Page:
By: Staci Stallings
A year or so ago my friend was having issues with her mother. By “issues,” I mean that her mother would repeatedly call to “dump” on my friend. The dump was either about family or friends who had done her wrong or it was about the current state of something bad in the world. My friend called saying she was about at the end of her rope. No matter what she said or did, her mother just wouldn’t get the message. Worse, my friend is one who takes bad things to heart, and so this constant barrage of bad was doing very bad things to my friend’s mood and outlook.
Yesterday at Mass our young priest talked about how you build a house. You use brick and wood and glass. You fashion and attach. Finally the house is standing. But there is a big difference between a house and a home. A home starts with a house, but if you stay at just the brick and wood and glass, you will never have a home. A home is built when the people living in the house care about one another and work together toward common goals. They treat each other with respect and kindness.
Similarly, we each have a “house” that is our bodies. It is a physical shell inside of which is a twining of our experiences. Inside our body-house, we can build a home, or we can simply have a pigsty.
With my friend, I likened what her mother was doing to coming into her home and dumping vats of garbage on the living room floor. Each time they talked, more garbage was dumped–leaving my friend to try to clean up the emotional mess her mother had made. Once I explained it this way, my friend could clearly see how and why her mother’s dumping left her feeling so rotten.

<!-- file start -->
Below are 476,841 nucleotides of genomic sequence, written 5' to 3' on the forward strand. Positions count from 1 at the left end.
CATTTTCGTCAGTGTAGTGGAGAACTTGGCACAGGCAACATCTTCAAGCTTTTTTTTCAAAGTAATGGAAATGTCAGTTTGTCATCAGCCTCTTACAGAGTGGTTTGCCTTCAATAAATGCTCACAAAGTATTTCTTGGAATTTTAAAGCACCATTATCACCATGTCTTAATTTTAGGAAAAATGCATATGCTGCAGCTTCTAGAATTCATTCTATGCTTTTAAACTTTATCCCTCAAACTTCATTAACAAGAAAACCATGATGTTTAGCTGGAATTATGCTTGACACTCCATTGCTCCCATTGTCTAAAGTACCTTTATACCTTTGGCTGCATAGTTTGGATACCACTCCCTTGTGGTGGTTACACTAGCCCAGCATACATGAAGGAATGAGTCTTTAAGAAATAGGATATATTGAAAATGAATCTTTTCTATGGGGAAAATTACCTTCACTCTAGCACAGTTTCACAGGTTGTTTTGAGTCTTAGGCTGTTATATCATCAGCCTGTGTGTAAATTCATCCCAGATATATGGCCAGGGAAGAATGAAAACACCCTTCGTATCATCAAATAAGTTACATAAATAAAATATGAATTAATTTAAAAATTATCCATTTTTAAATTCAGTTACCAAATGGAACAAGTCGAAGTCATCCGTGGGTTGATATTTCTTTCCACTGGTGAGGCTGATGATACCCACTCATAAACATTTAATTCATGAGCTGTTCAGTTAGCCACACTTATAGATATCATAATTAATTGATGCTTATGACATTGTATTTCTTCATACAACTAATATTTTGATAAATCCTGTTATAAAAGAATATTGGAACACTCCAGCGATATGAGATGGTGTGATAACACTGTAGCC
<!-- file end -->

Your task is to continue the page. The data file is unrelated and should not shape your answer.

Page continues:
In the same way, we all choose for the most part what comes into our body-house. Do we consciously invite in good stuff that cleans and nourishes us? Or do we regularly allow junk in? Do we invite people to dump all over our spiritual living room? Do we clog our emotional bedrooms with whatever happens to come in–or worse actively choose garbage?
I contend that you have a house. You get to choose if that house is a home or a pigsty. One way to determine if your current house is a home or a pigsty is to ask yourself, “Is this somewhere that I want to spend time? Do I like myself? Do others like me and want to be around me? Am I a safe place to fall? Or am is my life filled with garbage only waiting for the next dump to take place?”
Consider this as you choose the things that come into your life, and even if you’ve had a pigsty in the past, you can now work to fork out some of that garbage, clean the place up, and start making a home.